Daniel J. Sullivan states:
"The choice before us, then, is not between accepting or rejecting philosophy since each of us-- whether he knows it or not-- already has one, but between holding it consciously or unconsciously. Unless we free our minds by becoming critically conscious of what we hold unconsciously and uncritically, we are liable to become victims of our own unconsciously held philosophy or of the philosophy of others, which may rule us all the more tyrannically because it is hidden and operates in the dark. What we hold implicitly, vaguely, confusedly, must be rendered explicit, definite and clear in the light of reason and the evidence of things. For in the words of Socrates, one of the greatest of all philosophers, 'The unexamined life is not worth living.'"This is my favorite, and probably the most important, quote from the book An Introduction to Philosophy: The Perennial Principles of the Classical Realist Tradition. I can only reflect on this dense book somewhat superficially here. It is a great into book that looks a little at the history of philosophy and then explores the main themes of classical realist philosophy, one of the most common sense schools of philosophical thought. The author of this book, being a Catholic Christian, also talks to some extent about the relation between faith and reason. Books like this are more important than they seem at first glance and I highly recommend this great book.
This is a great book! I will only address this book very superficially as the content involves hundreds of years of philosophy, thus one could write on it all day. Also, the things addressed here are perhaps somewhat outside the purview of this blog.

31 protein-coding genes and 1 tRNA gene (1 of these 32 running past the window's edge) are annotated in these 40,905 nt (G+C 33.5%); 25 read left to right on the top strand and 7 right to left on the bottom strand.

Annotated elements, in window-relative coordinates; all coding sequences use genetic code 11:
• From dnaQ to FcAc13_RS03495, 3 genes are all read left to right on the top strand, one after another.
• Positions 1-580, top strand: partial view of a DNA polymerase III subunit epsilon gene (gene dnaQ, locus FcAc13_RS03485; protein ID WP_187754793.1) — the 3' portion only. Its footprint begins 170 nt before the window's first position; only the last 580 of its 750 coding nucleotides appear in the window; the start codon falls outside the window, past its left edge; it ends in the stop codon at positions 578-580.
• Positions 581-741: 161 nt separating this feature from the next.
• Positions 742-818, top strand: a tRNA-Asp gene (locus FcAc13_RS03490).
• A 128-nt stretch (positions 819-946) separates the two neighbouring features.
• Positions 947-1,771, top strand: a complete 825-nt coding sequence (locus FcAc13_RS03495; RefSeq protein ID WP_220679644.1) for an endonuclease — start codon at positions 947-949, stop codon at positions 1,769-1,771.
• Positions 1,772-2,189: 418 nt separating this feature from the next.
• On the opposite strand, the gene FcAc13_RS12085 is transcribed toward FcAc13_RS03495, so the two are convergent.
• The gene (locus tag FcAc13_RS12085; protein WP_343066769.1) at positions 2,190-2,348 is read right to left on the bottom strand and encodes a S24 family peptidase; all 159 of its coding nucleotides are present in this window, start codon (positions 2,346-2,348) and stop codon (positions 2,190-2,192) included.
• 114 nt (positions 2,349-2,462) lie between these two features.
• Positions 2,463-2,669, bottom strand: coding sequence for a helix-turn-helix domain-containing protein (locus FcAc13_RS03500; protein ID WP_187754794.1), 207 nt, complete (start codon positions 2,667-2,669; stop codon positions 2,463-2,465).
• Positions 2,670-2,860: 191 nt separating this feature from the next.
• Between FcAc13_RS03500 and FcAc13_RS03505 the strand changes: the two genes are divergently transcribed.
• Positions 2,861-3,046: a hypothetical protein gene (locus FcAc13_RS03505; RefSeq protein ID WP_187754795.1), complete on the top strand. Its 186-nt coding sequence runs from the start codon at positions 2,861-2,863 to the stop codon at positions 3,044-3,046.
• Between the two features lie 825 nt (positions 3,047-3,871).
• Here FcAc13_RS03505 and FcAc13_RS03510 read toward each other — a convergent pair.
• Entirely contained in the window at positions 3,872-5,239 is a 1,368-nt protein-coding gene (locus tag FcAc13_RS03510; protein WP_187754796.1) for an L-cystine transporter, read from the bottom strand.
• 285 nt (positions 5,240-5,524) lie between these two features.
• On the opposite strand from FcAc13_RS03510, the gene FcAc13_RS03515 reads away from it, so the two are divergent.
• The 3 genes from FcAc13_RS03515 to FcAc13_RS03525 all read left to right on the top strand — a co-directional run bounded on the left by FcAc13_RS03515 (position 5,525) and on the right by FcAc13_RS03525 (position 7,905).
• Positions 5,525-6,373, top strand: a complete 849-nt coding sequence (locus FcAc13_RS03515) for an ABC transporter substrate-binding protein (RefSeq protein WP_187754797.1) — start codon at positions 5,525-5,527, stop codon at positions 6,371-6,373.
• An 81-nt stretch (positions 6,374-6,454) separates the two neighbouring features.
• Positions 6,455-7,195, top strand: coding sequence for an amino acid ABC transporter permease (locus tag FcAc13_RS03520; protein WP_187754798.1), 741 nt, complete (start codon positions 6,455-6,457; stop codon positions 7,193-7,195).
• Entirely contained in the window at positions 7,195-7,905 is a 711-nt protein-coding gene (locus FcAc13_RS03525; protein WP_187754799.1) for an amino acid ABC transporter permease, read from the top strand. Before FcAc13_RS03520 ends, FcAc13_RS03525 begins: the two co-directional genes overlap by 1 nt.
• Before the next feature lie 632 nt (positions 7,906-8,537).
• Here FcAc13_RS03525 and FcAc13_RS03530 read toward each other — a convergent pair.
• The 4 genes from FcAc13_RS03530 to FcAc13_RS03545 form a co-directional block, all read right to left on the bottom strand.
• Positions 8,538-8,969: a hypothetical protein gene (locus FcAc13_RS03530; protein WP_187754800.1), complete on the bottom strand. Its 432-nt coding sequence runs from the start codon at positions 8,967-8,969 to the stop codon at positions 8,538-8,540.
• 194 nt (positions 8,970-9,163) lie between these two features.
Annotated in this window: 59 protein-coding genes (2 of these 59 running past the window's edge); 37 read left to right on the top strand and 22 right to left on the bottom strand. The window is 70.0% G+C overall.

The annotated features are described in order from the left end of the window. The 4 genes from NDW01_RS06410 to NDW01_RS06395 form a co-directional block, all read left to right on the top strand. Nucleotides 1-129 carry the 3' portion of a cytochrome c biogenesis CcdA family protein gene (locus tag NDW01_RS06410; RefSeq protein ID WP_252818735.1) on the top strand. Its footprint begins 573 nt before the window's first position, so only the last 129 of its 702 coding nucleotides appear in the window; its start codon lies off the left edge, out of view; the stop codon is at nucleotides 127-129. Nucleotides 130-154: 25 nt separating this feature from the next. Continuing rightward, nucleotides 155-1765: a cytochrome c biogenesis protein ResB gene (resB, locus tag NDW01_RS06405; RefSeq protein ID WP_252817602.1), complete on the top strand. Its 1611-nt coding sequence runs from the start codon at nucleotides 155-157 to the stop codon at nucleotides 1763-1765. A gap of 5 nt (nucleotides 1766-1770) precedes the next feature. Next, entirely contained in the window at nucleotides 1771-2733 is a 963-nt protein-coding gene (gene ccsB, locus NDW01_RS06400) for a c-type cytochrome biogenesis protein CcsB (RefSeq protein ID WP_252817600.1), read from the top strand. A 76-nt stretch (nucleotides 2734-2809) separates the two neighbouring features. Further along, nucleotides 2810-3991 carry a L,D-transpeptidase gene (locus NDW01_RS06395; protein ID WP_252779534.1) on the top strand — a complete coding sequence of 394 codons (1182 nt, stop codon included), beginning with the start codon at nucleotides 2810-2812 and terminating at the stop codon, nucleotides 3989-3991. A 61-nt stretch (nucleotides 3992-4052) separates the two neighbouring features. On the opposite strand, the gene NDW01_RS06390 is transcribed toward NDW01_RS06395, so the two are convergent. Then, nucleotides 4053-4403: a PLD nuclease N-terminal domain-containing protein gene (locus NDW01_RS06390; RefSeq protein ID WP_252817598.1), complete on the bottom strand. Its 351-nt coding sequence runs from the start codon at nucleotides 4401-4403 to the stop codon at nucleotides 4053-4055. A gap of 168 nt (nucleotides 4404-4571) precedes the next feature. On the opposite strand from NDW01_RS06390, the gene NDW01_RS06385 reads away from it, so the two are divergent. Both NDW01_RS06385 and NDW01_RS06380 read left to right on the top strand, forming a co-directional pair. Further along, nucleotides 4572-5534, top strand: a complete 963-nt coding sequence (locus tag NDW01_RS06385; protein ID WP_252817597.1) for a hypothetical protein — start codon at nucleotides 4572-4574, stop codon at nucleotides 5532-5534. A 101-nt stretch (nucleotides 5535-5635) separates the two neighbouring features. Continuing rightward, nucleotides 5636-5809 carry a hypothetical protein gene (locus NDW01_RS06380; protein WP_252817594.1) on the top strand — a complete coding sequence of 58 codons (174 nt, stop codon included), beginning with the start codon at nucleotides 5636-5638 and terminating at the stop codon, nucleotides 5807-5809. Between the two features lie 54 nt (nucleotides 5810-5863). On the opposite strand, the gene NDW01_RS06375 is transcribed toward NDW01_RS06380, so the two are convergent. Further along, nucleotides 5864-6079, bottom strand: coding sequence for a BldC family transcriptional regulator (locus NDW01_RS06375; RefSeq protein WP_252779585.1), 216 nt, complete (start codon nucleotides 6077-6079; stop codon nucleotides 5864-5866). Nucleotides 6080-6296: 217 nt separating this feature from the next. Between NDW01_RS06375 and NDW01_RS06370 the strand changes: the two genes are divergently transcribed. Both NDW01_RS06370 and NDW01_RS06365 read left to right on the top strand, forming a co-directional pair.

As one might guess, this is intro philosophy book dealing with the classical realist tradition, meaning, as far as I can tell, that it presumes the existence of empirical reality and derives principles from there. The book begins with a history of philosophy from the earliest Greek philosophers through Plato and Aristotle. After this, it deals with philosophy and truth more directly, each section dealing with a different concern of philosophy. I especially like the ending where he explores the proofs for God's existence. The breakdown is thus:
IntroductionClassical realism is a great philosophy because it takes into account common sense and basic human intuition, unlike Descartes and some other philosophers who bent over backward to be skeptical about our sense experience that incessantly hits us over the head with its immediacy. Sullivan notes multiple times that things like a deep skepticism about reality and moral relativism work in theory, but it is all but impossible psychologically to truly believe them. As he goes through different ideas, you get the feeling that you intuitively "half-knew" a lot of what was in the book. The observations here are progressive and logical and philosophy does not create anything, but merely discovers things. It starts by merely labeling the obvious and then moving to the more esoteric.
Part I: The Historical Rise of Philosophy
Part II: The Meaning of Man
Part III: The Making of Man
Part IV: The Universe of Man
Part V: The Universe of Being
The author of this book is a Catholic Christian so, at points, he talks about the meeting of faith and reason although he is careful to separate the two as well. If both are true, they can not contradict. Each has it place in bringing light to the human mind.
Why ever read a book like this? Ideas matter. As noted above, all people believe something. You can't not have a worldview. The last century of mass murder has shown us that ideas matter. Those acts of evil sprang from a bad philosophy, a wrong view of humanity, a lack of virtue, an incorrect ethical system, and so on, all of these being areas dealt with by philosophy. I truly believe that most people, unless you have already gone further in philosophy, should at least read this fantastic introductory book.